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Election of new pope breaks European tradition

Courtesy of MCT

The election of an Argentine pope was a break from tradition in the Roman Catholic Church that some in Columbus said might inspire a time of renewal for the religion.

The white smoke that rose from the chimney of the Sistine Chapel not only symbolized the decision of a new holy leader of the Catholic Church but a historic change. Wednesday was the first time in more than 1,200 years that the Catholic Church chose a pope of non-European decent, and it marked the first selection of a Jesuit to lead the church. 

The 76-year-old Argentine archbishop, Jorge Mario Bergoglio will be called Francis. He is the 266th pontiff of the Roman Catholic Church. Although Francis’ parents were from Italy, he was born and raised in Argentina after his parents immigrated to the country.

“The fact that they are picking a Latin American cardinal is very significant,” said Lilia Fernandez, an associate professor in the Department of History at Ohio State. “I think it signals one’s willingness and interest in paying attention to other Catholics in the world and being open to leadership outside of Europe.”

Frederick F. Campbell, Bishop of Columbus said in a statement from The Catholic Diocese of Columbus, that he “joins with all Catholics worldwide in joyful celebration at the election of … His Holiness Pope Francis.”

Campbell said he believes Francis will motivate Catholics through living by example.

“We are confident his leadership and faith will provide us, as his predecessor, Pope Benedict XVI, before him, with a deeper understanding of Christ’s eternal presence and serve as an example and constant reminder for us to follow in the Lord’s footsteps,” Campbell said.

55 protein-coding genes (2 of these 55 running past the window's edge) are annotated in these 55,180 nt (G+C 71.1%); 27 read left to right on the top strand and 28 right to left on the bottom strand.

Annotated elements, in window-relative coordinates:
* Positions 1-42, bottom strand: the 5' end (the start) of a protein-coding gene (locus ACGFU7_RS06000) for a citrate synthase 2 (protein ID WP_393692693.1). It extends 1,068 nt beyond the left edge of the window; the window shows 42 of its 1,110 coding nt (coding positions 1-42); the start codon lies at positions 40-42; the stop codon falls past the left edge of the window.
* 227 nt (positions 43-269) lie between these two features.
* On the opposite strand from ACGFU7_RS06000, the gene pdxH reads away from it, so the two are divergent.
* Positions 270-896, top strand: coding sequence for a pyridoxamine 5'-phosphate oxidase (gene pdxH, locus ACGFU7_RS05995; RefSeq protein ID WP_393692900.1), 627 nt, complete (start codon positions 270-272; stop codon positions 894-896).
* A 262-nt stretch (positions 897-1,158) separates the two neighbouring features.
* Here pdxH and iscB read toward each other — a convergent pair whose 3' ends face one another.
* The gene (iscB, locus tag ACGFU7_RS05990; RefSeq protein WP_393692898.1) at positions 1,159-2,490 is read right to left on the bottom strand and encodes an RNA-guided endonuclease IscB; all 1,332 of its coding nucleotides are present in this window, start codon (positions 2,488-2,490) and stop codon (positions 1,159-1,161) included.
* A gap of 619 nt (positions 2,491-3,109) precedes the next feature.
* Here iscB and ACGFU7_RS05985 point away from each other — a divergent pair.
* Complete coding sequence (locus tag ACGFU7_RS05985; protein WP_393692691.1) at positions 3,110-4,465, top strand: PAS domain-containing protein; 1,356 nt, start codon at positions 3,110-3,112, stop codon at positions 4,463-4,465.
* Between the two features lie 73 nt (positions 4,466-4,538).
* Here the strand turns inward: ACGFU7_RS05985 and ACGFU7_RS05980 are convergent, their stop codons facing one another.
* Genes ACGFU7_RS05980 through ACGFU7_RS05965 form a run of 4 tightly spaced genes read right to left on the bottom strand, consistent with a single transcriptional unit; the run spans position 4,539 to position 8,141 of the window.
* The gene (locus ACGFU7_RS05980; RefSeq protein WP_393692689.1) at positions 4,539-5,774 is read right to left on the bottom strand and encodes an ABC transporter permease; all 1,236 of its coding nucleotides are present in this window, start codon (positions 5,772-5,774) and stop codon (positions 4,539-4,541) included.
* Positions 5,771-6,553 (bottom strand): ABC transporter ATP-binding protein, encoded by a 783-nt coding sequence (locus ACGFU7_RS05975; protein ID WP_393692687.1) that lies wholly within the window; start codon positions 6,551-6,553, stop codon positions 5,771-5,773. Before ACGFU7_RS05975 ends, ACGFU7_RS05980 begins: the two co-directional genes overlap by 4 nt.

Francis comes from the Jesuit order, also known as the Society of Jesus, which is well known for advocating for the poor and working on economic issues. The new pontiff also holds traditional views by opposing abortion, gay marriage and the ordination of women.

“He’s a very interesting pope because although he is huge advocate for the poor and those kinds of issues, he is also very conservative on issues of contraception, abortion and same-sex marriage,” Fernandez said.

Fernandez said the new pope will face numerous challenges.

“A lot of Latin Americans and people in the United States are converting to all kinds of protestant religions because those religions have been doing a lot of missionary work,” Fernandez said. “I think part of the reason why they chose a pope from Latin America is to try to bring Latin Americans especially closer to the church … because Latin Americans are one of the largest segments … of Catholicism.”

Parker Ramey, a fourth-year in city and regional planning, said he is pleased with the decision of the new pope and appreciates Francis’ humility.

“He is a step in a better direction compared to previous popes because he reaches out to the poor; he refused to live in a mansion, and he took public transportation rather than a car,” Ramey said. “He seems like a really humble guy.”

Fernandez said it will be interesting to see how he leads the Catholic Church and inspires others to join.

“Hopefully he will inspire and motivate Catholics,” Fernandez said.  

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